“I am thankful for all the support, prayers and encouragement I have received,” Brown said in a statement read by her attorneys at a news conference after Haslam commuted her sentence. “We truly serve a God of second chances and new beginnings.”

Recognize

Remembering a history-making woman.

A writer reflects on how Toni Morrison was ‘a sort of mother’ to her

Toni Morrison. (Philippe Wojazer/Reuters; iStock; Lily illustration)
Toni Morrison. (Philippe Wojazer/Reuters; iStock; Lily illustration)

Last week, when novelist Toni Morrison’s death was announced, the outpouring of grief and praise from fellow writers and readers was palpable. Morrison, who died Aug. 5 at 88, was the first black woman to win the Nobel Prize in literature. Her novels placed black women at the heart of her writing, and her language was celebrated for its lyricism. Writer Nadia Owusu, the recipient of a 2019 Whiting Award, wrote about the personal impact Morrison had on her: After her mother left when she was 2 and her father died when she was 14, she found wisdom, protection and instruction in Morrison’s words. Read Owusu’s full tribute here.

ICYMI

Four need-to-know stories in 100 words or less.

1. A spate of celebrities said they would boycott luxury gym Equinox and cycling studio SoulCycle after The Washington Post reported that Stephen Ross, whose assets include the two fitness companies, is throwing a fundraiser for President Trump’s 2020 campaign. In a statement Wednesday, Equinox and SoulCycle said they don’t have “anything to do with the event later this week and do not support it.”

2. In a landslide vote, New Zealand’s parliament advanced a bill, introduced by Prime Minister Jacinda Ardern, that would decriminalize abortion in the country.

3. Ahead of the U.S. gymnastics championships in Kansas City, Mo., Olympic gold medalist Simone Biles berated USA Gymnastics for failing to take action against former team doctor Larry Nassar, who abused Biles and hundreds of other gymnasts. During the championships, Biles made history by landing a double-twisting, double somersault dismount from the balance beam.

4. Following two deadly mass shootings last weekend, many outlets pointed out that a common thread between many mass shooters is misogyny — a history of posting misogynistic comments online or assaulting wives, girlfriends and female family members.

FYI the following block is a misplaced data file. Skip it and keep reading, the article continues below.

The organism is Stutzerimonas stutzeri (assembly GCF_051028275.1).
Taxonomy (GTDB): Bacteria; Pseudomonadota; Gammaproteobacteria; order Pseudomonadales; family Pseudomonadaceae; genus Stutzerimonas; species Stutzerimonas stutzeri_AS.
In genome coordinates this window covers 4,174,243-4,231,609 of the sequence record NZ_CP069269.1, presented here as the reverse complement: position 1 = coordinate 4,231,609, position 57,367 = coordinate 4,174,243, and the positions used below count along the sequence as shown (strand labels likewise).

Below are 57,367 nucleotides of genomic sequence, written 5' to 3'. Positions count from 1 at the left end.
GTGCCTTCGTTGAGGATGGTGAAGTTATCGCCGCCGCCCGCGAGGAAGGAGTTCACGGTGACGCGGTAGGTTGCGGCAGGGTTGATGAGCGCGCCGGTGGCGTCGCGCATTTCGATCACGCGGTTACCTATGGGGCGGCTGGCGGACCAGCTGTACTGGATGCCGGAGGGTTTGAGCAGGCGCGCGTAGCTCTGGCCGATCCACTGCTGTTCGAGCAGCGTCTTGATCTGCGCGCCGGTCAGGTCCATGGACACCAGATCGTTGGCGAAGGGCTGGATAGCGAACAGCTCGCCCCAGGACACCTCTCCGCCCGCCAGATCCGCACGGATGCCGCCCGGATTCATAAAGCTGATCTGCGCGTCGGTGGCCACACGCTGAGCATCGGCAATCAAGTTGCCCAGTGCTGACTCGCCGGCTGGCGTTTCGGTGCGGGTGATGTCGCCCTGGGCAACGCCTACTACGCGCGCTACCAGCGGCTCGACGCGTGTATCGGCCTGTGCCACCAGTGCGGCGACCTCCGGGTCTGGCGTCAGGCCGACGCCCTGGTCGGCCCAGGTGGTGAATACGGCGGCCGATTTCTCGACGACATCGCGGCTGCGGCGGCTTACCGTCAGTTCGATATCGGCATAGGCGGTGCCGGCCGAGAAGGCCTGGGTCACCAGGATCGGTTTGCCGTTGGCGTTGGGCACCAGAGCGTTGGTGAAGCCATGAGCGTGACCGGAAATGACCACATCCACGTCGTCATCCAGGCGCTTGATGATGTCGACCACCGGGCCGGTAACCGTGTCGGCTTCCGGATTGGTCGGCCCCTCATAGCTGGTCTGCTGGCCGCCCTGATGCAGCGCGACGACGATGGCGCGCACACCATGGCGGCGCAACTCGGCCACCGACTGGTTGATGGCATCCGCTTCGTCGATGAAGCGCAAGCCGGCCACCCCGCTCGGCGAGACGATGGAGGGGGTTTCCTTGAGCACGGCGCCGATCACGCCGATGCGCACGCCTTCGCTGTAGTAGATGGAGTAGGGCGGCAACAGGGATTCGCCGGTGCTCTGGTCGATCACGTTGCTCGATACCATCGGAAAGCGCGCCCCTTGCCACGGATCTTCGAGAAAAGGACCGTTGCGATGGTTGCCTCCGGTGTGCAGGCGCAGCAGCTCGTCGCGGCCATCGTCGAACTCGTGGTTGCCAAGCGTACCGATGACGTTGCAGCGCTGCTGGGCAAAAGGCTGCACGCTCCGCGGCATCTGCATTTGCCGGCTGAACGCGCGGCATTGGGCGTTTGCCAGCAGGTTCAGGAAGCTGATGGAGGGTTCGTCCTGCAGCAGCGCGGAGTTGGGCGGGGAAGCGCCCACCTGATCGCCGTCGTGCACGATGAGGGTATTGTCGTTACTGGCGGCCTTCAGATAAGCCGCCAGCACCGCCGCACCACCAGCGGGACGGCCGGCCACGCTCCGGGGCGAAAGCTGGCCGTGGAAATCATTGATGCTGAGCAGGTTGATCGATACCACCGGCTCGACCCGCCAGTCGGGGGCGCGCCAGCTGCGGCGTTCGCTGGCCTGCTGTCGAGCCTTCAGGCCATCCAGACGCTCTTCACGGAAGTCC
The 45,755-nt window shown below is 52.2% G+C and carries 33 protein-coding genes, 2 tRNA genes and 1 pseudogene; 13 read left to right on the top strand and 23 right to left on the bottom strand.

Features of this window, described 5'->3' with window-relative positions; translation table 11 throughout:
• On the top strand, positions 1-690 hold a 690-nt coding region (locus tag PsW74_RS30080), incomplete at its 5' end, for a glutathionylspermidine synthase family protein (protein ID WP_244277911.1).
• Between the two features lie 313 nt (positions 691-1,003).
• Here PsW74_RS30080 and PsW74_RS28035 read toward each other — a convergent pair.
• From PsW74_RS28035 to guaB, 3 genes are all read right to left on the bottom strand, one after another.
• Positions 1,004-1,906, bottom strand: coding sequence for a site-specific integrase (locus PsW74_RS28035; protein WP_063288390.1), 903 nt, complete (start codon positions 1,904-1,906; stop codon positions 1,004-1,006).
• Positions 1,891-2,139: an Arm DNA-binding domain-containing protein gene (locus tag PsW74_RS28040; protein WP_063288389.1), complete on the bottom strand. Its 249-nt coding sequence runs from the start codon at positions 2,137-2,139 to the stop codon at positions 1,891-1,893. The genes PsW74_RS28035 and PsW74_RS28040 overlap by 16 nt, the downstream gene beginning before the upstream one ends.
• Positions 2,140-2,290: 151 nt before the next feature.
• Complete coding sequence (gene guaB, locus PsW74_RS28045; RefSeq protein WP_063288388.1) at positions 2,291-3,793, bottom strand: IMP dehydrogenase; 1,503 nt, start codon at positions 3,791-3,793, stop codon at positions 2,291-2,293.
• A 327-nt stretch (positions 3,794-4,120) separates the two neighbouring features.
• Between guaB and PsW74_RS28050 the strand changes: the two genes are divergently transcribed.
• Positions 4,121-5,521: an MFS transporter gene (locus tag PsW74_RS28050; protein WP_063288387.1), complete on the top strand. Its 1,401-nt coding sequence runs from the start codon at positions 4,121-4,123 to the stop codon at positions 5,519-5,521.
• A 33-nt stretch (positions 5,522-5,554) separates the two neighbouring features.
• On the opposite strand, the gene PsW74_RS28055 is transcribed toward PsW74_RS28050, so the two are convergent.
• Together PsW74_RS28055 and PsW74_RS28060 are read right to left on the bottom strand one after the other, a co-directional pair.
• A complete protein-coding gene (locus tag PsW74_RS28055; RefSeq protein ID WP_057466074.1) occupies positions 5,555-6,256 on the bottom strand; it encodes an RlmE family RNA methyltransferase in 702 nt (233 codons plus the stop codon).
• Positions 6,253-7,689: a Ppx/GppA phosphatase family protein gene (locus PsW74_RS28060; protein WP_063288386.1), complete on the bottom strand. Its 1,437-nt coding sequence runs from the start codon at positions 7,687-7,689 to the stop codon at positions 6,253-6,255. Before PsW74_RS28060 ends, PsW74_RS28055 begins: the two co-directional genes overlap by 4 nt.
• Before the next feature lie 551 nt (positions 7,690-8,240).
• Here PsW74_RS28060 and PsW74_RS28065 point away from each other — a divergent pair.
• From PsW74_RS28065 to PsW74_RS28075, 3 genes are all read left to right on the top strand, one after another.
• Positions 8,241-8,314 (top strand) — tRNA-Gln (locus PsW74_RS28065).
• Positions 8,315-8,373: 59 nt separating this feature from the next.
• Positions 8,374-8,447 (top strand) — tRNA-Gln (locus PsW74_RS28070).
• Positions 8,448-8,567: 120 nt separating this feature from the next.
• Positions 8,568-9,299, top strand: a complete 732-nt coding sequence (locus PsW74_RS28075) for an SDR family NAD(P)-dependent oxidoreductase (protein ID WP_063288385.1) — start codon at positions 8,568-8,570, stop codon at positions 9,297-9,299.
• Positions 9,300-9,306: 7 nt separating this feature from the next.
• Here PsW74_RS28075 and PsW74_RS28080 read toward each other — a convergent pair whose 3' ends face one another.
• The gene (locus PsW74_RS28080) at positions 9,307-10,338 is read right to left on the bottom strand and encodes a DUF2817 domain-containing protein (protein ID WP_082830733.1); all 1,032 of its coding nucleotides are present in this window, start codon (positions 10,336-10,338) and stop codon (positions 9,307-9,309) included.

A quick Q&A

This week, we hear from Anna Chlumsky.

Anna Chlumsky. (Eric Hobbs)
Anna Chlumsky. (Eric Hobbs)

Actress Anna Chlumsky is best known for her role on “Veep.” She plays Amy Brookheimer, the ultra-loyal and hardworking chief of staff to vice president Selina Meyer (Julia Louis-Dreyfus). Earlier this summer, Chlumsky was nominated for a sixth consecutive Emmy for the role. In May, the show aired its final episode; as for what’s next, Chlumsky says she wants to “honor” where she is in her career and be judicious about future projects.

Her most memorable moment on the “Veep” set: “I know everyone says this when they wrap, but that last week … it was the biggest sharing of an experience with so many people. I’m a big hugger, I love hugging, and I don’t mind crying. Filming that last episode will always be etched into my heart, because it was just so profound. I really just let it all hang out.”

On why the finale is her favorite episode of the show: “I love the whole arc — specifically for Amy, I love when she made her decision and had her abortion, and to see the close of her and Dan. … And then right away, for her to have this sort of Shakti — I think it’s Shakti who’s this goddess who destroys the world — to see her kind of decide that she’s going to win at all costs. It was absolutely gratifying to explore being that type of woman.”

On how much she follows politics: “I definitely pay attention, I definitely have my thoughts. I studied international relations as an undergrad, so like, yeah, the second when this president was calling for NATO to be dismantled, I was like, ‘Oh my God.’ … But I think when people get so wrapped up in the warfare of party politics, we see how dangerous that can be for the actual policy.”

On celebrities’ role in weighing in on politics today: “I think we used to have a luxury where we didn’t feel like we had to. Now, I feel like we don’t have the luxury.”

Lily Likes

Things we love but weren’t paid to promote.

I can’t do heels anymore, but as a short person, I love the height I get from these sandals with the comfort of a flat. I particularly like the white ones. They’re waterproof and easy to clean. You’ll be sure to get compliments on them at work all day — wear them with your best athleisure work outfit.

Maya Sugarman, Lily video editor

Baiku

[bye-koo] Saying goodbye with a haiku.

*Have an idea for a news-inspired baiku? Send us your creation at lily [at] washpost [dot] com, and you might see it in the next Lily Lines. We follow 5-7-5.

This newsletter was made while listening to:

“Watch” by Billie Eilish and “La Femme Fetal” by Digable Planets.

Listen to everything we’ve recommended here.

P.S. …

A quick, curated list of Team Lily’s go-to content this week.

Words we left behind: 4 young women on growing up with two languages

‘There’s a sense of self that’s not completely whole’

Lily Lines: Why some women changed their minds on Lyft

Plus, two mass shootings devastate the United States